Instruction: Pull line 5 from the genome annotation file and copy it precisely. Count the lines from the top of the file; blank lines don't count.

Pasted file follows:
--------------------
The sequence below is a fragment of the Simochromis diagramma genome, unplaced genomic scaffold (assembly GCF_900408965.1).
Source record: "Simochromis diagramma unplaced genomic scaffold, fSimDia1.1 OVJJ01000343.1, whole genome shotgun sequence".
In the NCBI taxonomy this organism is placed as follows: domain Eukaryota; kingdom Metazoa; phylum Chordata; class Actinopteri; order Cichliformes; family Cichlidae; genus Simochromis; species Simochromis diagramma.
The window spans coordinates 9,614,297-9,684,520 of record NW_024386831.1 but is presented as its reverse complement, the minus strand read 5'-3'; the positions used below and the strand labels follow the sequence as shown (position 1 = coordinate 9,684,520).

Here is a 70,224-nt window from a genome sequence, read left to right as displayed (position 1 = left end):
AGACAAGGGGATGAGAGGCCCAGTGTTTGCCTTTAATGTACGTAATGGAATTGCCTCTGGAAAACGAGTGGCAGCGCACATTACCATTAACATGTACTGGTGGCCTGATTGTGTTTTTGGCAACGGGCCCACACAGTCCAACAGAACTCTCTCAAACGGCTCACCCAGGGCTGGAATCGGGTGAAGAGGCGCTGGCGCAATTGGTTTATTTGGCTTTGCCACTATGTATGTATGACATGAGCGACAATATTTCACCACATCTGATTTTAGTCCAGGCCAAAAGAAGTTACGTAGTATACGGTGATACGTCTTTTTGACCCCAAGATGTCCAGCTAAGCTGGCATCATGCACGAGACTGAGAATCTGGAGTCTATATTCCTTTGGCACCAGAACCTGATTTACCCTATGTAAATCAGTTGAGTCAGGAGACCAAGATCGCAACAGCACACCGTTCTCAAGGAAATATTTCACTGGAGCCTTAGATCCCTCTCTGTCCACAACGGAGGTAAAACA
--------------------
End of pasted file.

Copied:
Here is a 70,224-nt window from a genome sequence, read left to right as displayed (position 1 = left end):